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dessyj1

  • one year ago

Volume of revolution. How would I find the volume of revolution for a space between two curves y=-x^2 +9 y=-x from x=0 to x=2

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  1. Loser66
    • one year ago
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    graph it first

  2. dessyj1
    • one year ago
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    Already did, i would apply the formula but the space between the two curves is crossing the x-axis. What if the question asked for the vol of rev about the x-axis? How would i do that?

  3. dessyj1
    • one year ago
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    |dw:1434655395426:dw|

  4. Loser66
    • one year ago
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    Hey, volume or area?

  5. Loser66
    • one year ago
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    if it is area, then easy but if it is volume, then you need a rotation axis.

  6. dessyj1
    • one year ago
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    First off, this is a hypothetical question i made up. And i want to find the volume of rev

  7. Loser66
    • one year ago
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    What?? you made it up?? wow... @IrishBoy123

  8. dessyj1
    • one year ago
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    Usually, when we are asked to do a volume of rev in class, the space between the two curves are always in the 1st quadrant. I want to know if the procedure would change if the space were to be in the the 1st and the 4th simultaneously.

  9. dessyj1
    • one year ago
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    should i just shift both functions upwards to avoid complications?

  10. IrishBoy123
    • one year ago
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    you can only revolve this around y-axis whilst retaining any sense to the whole thing, ie whilst getting what might be described as a volume as @Loser66 said, you should draw it. that's the best advice by far. i can see only arrows on what you posted. not the curves and their intersections. when you see the actual **area** that you are revolving to form a **volume**, i am sure you will see the conundrum. you could revolve your area about any axis you want and get a mathematical answer but it wouldn't be a volume, would it?!

  11. dessyj1
    • one year ago
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    |dw:1434656246052:dw|

  12. dessyj1
    • one year ago
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    hmm

  13. dessyj1
    • one year ago
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    I do not know what to do from here on.

  14. IrishBoy123
    • one year ago
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    you do get the point, though? "solid" you can spin your enclosed area round the y axis and you will have a "solid" that has some real physical meaning. spin it around the x axis and it is just mathematical navel gazing. there's absolutely nothing wrong with that BTW but the answer is physically meaningless. so in your "design your own problem" mode, shift something up a bit so that the rev about x means something too |dw:1434656911930:dw| use a transform that gets that intercept onto the x axis.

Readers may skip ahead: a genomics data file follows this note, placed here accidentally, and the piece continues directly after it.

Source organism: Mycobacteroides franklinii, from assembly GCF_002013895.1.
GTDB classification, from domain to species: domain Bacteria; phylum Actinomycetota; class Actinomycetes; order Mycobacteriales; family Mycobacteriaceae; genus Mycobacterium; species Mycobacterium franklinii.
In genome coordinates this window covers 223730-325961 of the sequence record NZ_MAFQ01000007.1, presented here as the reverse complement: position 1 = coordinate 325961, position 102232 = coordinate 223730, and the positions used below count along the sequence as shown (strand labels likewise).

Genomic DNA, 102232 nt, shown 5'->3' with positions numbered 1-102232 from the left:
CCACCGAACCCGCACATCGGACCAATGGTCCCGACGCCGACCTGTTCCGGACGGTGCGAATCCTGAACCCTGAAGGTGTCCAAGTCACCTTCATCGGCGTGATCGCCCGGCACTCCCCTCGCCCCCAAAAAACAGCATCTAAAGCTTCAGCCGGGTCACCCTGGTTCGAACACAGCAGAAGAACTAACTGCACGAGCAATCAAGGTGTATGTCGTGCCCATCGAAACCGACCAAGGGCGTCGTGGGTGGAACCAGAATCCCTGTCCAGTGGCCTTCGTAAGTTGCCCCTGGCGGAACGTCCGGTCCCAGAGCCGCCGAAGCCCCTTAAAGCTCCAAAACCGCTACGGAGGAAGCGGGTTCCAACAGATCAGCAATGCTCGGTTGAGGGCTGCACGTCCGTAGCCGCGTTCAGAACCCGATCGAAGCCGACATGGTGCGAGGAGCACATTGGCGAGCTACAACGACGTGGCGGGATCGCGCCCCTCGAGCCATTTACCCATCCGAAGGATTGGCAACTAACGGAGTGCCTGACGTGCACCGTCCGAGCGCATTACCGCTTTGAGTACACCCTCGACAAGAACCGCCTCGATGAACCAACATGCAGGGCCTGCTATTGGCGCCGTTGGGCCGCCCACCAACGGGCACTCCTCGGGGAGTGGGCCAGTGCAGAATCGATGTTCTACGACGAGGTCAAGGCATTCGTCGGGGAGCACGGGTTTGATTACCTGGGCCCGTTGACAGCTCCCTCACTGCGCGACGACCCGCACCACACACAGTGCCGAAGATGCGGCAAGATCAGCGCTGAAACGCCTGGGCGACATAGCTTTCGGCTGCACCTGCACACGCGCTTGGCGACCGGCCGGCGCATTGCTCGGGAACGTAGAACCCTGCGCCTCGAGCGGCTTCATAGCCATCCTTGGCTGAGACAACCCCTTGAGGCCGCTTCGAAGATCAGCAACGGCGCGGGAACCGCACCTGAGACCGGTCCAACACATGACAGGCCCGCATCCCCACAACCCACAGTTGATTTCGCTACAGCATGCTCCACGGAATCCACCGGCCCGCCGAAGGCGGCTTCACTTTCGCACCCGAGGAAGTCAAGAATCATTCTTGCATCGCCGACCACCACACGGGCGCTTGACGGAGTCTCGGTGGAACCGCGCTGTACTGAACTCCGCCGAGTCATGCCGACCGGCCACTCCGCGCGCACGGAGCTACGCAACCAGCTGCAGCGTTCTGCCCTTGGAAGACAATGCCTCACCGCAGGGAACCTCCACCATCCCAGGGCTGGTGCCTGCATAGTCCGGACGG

15. dessyj1
    • one year ago
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    Yes i do get your point.

  16. dessyj1
    • one year ago
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    I will shift both functions up by 2

  17. dessyj1
    • one year ago
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    then evaluate it.

  18. dessyj1
    • one year ago
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    would i use|dw:1434657740862:dw|

  19. IrishBoy123
    • one year ago
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    \(- x = - x^2 + 9 \) gives some really ugly arithmetic: \( x^2- x - 9= 0 \) the roots are: \(\frac {1 \pm \sqrt{1 - 4(-9) }}{2} = \frac{1\pm \sqrt{37}}{2} \) so the root in Q4 must be \( ( \frac{1+ \sqrt{37}}{2}, \frac{-1- \sqrt{37}}{2} )\) ouch, ouch and triple ouch.

  20. dessyj1
    • one year ago
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    i restricted the space to 0 to 2

  21. dessyj1
    • one year ago
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    so i wouldnt have to deal with that.

  22. IrishBoy123
    • one year ago
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    in terms of solving it, that is yet another matter. people here talk about wings and nut and washers. that is again totally fine if that is how you are learning it. i was shown how to do this in a very different way, building little integration elements and going from there to a full integration. that approach makes it impossible to miss the cone at the base of your shape. you only really need to integration one curve.

  23. dessyj1
    • one year ago
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    I understand the method of finding the intersections ans using that as your limits but i really just wanted to understand the concept. This way saves more time.

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